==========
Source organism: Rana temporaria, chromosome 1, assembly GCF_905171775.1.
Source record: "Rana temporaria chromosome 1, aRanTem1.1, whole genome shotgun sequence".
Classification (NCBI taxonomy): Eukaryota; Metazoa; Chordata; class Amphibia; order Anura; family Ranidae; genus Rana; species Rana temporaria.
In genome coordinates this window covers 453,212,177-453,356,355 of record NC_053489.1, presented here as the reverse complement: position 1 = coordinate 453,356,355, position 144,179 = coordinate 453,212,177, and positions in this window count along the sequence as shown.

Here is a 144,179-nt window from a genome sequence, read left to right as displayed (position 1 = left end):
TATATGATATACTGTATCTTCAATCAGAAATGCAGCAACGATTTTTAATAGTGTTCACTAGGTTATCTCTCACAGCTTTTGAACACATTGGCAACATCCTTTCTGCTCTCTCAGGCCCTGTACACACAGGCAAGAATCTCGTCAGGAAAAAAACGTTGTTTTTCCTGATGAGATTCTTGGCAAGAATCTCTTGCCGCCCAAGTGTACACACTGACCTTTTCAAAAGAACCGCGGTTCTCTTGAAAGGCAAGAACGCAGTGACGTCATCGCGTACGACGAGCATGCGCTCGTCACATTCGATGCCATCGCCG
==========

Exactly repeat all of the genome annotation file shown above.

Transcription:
Source organism: Rana temporaria, chromosome 1, assembly GCF_905171775.1.
Source record: "Rana temporaria chromosome 1, aRanTem1.1, whole genome shotgun sequence".
Classification (NCBI taxonomy): Eukaryota; Metazoa; Chordata; class Amphibia; order Anura; family Ranidae; genus Rana; species Rana temporaria.
In genome coordinates this window covers 453,212,177-453,356,355 of record NC_053489.1, presented here as the reverse complement: position 1 = coordinate 453,356,355, position 144,179 = coordinate 453,212,177, and positions in this window count along the sequence as shown.

Here is a 144,179-nt window from a genome sequence, read left to right as displayed (position 1 = left end):
TATATGATATACTGTATCTTCAATCAGAAATGCAGCAACGATTTTTAATAGTGTTCACTAGGTTATCTCTCACAGCTTTTGAACACATTGGCAACATCCTTTCTGCTCTCTCAGGCCCTGTACACACAGGCAAGAATCTCGTCAGGAAAAAAACGTTGTTTTTCCTGATGAGATTCTTGGCAAGAATCTCTTGCCGCCCAAGTGTACACACTGACCTTTTCAAAAGAACCGCGGTTCTCTTGAAAGGCAAGAACGCAGTGACGTCATCGCGTACGACGAGCATGCGCTCGTCACATTCGATGCCATCGCCG